The art of smooth transition

By Karina Klimtchuk

Photo by Ivan Shunyakov.

Notice what you feel in your body when you contemplate “transition.” Perhaps a moment of pause, maybe a sense of bracing that shows up as held breath or rigidity in the shoulders. Maybe a strange sensation of knottiness in the stomach or slight nausea. A feeling like something is about to happen, but you don’t know what it is. And that can be unsettling.

Contemplate the fact that something IS about to happen—all the time! And when the outcome is unknown, we often feel fear. Many of us are constantly worrying about the past or feeling anxiety about the future. Yet the only place life is actually happening is in the present. Cultivating interoception—a lesser-known sense that helps you to understand and feel what’s going on inside your body—is a key element in the practice and teaching of yoga therapy. (Improved interoception, the ability to sense internal bodily sensations, affects physical and mental health in a number of ways.)

Mental responses, physical effects

Fears and anxieties come with a strong response in the body. Besides the physical pains and contortions associated with those feeling states, the fight-or-flight response takes place on a cellular level. (Learn more about the biology of these responses here.) The heart rate speeds up, activating the reptilian brain that doesn’t know the difference between what’s real and what’s imagined. Instincts kick in, and before we know it, we’re running our habitual, reactive patterns.

Now imagine slowing that reactivity down. Like frames in a movie reel, imagine the scenes and emotions gliding past in slow motion. See them moving so slowly that you notice the spaces between the frames. See the frames divided into sections. As you imagine, notice what happens to your breath. Now, allow each frame to sync up with your inhale, and each following frame to sync with the exhale. And allow the spaces between the frames to be the spaces between the inhales and exhales. What would happen if you did this exercise for 1 minute? 10 minutes? One hour?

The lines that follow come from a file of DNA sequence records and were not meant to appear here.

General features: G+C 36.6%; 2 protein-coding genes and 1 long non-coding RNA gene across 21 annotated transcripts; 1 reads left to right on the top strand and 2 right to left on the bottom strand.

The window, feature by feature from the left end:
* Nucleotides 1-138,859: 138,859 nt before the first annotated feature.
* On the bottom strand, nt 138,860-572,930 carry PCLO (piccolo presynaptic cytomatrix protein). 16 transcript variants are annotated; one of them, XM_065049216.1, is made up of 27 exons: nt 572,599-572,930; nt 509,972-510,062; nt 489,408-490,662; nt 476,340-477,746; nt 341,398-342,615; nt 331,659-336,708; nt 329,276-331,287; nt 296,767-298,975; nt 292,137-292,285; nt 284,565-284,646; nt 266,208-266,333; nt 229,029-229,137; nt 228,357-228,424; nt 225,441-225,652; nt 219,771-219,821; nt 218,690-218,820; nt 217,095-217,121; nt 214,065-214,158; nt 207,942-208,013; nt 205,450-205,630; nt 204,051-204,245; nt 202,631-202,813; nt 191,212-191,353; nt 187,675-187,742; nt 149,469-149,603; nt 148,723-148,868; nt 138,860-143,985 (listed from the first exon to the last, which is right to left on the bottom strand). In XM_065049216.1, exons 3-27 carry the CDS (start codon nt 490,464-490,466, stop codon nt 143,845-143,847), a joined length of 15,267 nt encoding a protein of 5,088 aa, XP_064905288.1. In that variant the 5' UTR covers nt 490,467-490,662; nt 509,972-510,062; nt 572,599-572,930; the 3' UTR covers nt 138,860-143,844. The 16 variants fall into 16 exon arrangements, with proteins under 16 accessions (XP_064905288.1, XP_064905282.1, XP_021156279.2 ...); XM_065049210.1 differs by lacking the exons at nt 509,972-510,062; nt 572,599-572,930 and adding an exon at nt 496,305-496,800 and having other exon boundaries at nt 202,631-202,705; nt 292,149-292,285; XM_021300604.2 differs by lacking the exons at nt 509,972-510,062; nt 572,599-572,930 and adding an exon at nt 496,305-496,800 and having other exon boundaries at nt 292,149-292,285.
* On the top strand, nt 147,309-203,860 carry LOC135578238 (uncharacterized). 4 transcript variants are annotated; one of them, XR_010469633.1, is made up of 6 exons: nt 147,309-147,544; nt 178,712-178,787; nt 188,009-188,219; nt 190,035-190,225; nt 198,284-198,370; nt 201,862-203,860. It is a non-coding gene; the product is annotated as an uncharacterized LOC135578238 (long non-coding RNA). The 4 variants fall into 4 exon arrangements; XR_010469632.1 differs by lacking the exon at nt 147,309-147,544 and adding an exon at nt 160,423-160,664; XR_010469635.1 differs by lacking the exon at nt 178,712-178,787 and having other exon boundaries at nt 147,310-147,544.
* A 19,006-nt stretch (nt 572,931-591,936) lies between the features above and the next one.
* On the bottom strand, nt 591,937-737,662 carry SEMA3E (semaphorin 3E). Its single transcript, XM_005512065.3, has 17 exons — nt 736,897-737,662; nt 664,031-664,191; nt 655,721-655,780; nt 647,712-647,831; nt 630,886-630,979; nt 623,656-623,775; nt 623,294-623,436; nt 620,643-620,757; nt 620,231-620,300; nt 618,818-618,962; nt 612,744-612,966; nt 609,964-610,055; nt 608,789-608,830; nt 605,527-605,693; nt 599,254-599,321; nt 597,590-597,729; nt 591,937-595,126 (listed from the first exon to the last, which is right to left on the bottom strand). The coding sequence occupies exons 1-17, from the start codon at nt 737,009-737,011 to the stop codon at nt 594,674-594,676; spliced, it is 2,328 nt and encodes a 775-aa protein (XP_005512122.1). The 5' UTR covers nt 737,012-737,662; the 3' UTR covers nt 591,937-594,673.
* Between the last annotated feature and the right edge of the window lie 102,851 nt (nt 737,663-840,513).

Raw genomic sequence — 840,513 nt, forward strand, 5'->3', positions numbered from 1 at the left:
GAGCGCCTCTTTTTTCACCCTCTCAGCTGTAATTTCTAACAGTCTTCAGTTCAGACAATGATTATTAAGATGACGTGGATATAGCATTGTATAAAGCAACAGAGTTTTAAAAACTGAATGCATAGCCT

Transition to space—and calm

The ancient yogis sat in meditation for days. And although that’s not a desirable or feasible lifestyle choice for most people in modern culture, the scientific evidence behind the benefits of meditation speaks for itself. When practicing yoga asana (postures) in a therapeutic context, special attention is given to the breath to aid in smooth transitioning from one pose to the next. Slowing down and really being present with the in-between enables us to find an incredible amount of space. This is an essential foundational practice of yoga.


For example, one meditation technique used in yoga therapy is the practice of breath awareness with an emphasis on the transitional spaces between the breaths. It is that still moment spent in suspension, in transition, that most warrants the meditator’s attention.


In cultivating practices like these, yoga therapy clients can experience benefits such as a calm nervous system, improved energy, and the ability to move through life’s transitions from a place of inner alignment and authenticity. Over time, greater emotional resilience and flexibility develop. We open up to more of who we really are. And instead of reacting and being pushed around by circumstances, we respond to the world from a place of centered calm.

We can say that as individuals and collectively, we are in transition all the time. Each moment is on the way to becoming another and is an opportunity to practice the art of smooth transition. I invite and encourage you to embrace your journey fully—you have your whole life to gain!

Karina Klimtchuk, LAc, DACM, E-RYT 500, C-IAYT, is an integrative healthcare professional with a Doctorate in Acupuncture and Chinese Medicine. She works in private practice in Los Angeles, California, teaches Functional and Chinese Medicine, and has been a yoga therapist for 12 years. Find her on LinkedIn.

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